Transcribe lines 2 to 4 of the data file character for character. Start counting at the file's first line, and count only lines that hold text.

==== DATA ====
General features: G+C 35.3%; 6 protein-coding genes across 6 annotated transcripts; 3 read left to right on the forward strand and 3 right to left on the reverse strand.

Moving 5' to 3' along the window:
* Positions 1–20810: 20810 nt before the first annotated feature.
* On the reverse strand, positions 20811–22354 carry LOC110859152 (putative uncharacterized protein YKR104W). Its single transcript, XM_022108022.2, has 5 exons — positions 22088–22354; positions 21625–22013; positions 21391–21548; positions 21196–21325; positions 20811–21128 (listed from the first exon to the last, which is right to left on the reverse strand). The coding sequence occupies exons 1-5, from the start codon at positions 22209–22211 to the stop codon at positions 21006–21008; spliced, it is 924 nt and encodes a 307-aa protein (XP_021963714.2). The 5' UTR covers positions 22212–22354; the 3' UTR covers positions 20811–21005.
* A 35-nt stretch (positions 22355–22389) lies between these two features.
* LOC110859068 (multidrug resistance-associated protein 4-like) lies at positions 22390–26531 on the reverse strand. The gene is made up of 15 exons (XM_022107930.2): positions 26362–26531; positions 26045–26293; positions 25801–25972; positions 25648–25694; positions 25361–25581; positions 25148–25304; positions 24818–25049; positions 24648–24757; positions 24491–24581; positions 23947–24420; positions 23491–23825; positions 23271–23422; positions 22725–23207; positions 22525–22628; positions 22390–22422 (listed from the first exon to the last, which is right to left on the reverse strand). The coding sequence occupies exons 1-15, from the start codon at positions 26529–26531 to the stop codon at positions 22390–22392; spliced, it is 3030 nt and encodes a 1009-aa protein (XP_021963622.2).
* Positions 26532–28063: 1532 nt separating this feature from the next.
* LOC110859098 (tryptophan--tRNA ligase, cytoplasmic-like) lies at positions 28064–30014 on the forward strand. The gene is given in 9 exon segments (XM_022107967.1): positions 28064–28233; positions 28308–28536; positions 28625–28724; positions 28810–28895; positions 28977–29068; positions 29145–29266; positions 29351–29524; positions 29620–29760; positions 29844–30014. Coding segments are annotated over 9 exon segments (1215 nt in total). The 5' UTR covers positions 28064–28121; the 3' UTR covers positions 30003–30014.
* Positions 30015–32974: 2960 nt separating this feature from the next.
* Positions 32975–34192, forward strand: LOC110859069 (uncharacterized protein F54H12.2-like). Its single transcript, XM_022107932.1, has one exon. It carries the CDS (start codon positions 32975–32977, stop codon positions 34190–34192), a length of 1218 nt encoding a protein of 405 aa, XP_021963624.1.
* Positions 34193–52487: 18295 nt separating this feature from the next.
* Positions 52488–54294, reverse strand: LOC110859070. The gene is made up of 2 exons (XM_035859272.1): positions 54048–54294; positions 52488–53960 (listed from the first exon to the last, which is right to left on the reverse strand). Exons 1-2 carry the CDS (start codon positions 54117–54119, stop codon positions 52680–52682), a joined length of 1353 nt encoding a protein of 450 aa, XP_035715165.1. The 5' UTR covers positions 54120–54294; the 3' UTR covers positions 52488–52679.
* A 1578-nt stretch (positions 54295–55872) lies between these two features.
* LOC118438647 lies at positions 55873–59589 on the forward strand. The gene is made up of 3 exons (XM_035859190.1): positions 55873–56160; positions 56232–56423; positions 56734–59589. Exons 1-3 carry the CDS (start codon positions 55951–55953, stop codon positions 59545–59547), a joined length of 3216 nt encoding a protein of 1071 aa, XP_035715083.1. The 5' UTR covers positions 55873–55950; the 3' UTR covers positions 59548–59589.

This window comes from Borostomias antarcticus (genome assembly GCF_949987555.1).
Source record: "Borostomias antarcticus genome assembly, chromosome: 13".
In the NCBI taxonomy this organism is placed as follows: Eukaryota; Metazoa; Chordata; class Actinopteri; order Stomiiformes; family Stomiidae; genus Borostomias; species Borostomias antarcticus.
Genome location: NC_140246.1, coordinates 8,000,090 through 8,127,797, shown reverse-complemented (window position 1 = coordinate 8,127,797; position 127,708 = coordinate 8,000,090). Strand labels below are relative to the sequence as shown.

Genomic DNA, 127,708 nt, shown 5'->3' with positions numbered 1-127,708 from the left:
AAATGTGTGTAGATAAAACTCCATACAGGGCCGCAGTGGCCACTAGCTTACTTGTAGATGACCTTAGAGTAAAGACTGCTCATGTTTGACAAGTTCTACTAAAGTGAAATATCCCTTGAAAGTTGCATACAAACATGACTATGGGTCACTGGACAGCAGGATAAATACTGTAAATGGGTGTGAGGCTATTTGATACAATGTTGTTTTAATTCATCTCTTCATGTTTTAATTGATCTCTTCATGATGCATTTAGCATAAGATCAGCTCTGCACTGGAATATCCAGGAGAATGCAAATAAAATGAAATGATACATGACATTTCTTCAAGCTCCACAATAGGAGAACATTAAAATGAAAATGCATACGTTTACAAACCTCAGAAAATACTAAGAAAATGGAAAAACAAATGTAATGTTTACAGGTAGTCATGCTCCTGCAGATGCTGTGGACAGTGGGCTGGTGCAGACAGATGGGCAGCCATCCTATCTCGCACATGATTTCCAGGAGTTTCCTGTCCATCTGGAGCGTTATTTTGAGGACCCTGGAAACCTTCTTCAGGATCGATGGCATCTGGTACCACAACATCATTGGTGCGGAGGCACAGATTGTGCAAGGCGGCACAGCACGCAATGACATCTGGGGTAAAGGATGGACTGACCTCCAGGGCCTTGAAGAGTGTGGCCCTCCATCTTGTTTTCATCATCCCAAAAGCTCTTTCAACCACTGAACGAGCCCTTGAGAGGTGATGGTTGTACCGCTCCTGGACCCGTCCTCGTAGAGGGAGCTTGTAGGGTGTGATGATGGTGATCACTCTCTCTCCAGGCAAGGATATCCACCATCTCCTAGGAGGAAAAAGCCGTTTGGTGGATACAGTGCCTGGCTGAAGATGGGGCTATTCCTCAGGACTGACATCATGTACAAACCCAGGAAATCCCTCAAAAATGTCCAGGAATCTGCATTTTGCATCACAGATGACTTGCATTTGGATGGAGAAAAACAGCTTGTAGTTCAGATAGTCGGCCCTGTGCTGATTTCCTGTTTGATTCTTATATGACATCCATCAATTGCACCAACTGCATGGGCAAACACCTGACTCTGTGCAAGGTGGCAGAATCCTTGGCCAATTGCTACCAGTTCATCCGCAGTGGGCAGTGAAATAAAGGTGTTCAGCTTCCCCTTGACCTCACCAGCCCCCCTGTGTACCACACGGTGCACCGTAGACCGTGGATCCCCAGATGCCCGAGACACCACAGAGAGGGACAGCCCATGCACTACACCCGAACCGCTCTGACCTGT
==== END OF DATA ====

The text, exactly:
Moving 5' to 3' along the window:
* Positions 1–20810: 20810 nt before the first annotated feature.
* On the reverse strand, positions 20811–22354 carry LOC110859152 (putative uncharacterized protein YKR104W). Its single transcript, XM_022108022.2, has 5 exons — positions 22088–22354; positions 21625–22013; positions 21391–21548; positions 21196–21325; positions 20811–21128 (listed from the first exon to the last, which is right to left on the reverse strand). The coding sequence occupies exons 1-5, from the start codon at positions 22209–22211 to the stop codon at positions 21006–21008; spliced, it is 924 nt and encodes a 307-aa protein (XP_021963714.2). The 5' UTR covers positions 22212–22354; the 3' UTR covers positions 20811–21005.